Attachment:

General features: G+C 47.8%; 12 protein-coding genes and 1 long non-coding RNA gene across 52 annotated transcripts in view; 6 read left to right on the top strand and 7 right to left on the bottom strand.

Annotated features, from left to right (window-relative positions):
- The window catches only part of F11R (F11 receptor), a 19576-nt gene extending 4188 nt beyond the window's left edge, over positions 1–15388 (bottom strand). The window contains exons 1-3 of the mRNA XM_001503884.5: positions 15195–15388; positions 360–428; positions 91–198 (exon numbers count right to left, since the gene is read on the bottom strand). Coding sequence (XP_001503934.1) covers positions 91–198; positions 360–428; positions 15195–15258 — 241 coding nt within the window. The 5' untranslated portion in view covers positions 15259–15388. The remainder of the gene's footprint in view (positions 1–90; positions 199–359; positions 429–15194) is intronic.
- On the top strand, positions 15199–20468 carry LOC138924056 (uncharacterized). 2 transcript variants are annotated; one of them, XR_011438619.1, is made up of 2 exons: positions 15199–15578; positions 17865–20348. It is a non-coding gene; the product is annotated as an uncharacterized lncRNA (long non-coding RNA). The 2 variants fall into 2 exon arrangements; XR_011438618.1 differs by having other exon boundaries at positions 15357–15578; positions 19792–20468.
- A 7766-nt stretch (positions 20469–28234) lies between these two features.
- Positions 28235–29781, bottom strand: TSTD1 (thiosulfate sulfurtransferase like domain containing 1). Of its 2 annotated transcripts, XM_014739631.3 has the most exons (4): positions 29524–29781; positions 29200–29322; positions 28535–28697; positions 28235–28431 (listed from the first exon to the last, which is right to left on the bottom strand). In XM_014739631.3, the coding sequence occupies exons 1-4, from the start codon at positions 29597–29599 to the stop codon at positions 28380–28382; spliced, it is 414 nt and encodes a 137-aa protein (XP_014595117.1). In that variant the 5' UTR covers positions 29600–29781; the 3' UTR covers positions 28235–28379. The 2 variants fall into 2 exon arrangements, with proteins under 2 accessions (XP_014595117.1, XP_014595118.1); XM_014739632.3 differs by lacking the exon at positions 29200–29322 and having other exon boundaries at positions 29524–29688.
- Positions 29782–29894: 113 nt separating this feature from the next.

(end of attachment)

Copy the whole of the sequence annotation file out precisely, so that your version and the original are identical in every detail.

General features: G+C 47.8%; 12 protein-coding genes and 1 long non-coding RNA gene across 52 annotated transcripts in view; 6 read left to right on the top strand and 7 right to left on the bottom strand.

Annotated features, from left to right (window-relative positions):
- The window catches only part of F11R (F11 receptor), a 19576-nt gene extending 4188 nt beyond the window's left edge, over positions 1–15388 (bottom strand). The window contains exons 1-3 of the mRNA XM_001503884.5: positions 15195–15388; positions 360–428; positions 91–198 (exon numbers count right to left, since the gene is read on the bottom strand). Coding sequence (XP_001503934.1) covers positions 91–198; positions 360–428; positions 15195–15258 — 241 coding nt within the window. The 5' untranslated portion in view covers positions 15259–15388. The remainder of the gene's footprint in view (positions 1–90; positions 199–359; positions 429–15194) is intronic.
- On the top strand, positions 15199–20468 carry LOC138924056 (uncharacterized). 2 transcript variants are annotated; one of them, XR_011438619.1, is made up of 2 exons: positions 15199–15578; positions 17865–20348. It is a non-coding gene; the product is annotated as an uncharacterized lncRNA (long non-coding RNA). The 2 variants fall into 2 exon arrangements; XR_011438618.1 differs by having other exon boundaries at positions 15357–15578; positions 19792–20468.
- A 7766-nt stretch (positions 20469–28234) lies between these two features.
- Positions 28235–29781, bottom strand: TSTD1 (thiosulfate sulfurtransferase like domain containing 1). Of its 2 annotated transcripts, XM_014739631.3 has the most exons (4): positions 29524–29781; positions 29200–29322; positions 28535–28697; positions 28235–28431 (listed from the first exon to the last, which is right to left on the bottom strand). In XM_014739631.3, the coding sequence occupies exons 1-4, from the start codon at positions 29597–29599 to the stop codon at positions 28380–28382; spliced, it is 414 nt and encodes a 137-aa protein (XP_014595117.1). In that variant the 5' UTR covers positions 29600–29781; the 3' UTR covers positions 28235–28379. The 2 variants fall into 2 exon arrangements, with proteins under 2 accessions (XP_014595117.1, XP_014595118.1); XM_014739632.3 differs by lacking the exon at positions 29200–29322 and having other exon boundaries at positions 29524–29688.
- Positions 29782–29894: 113 nt separating this feature from the next.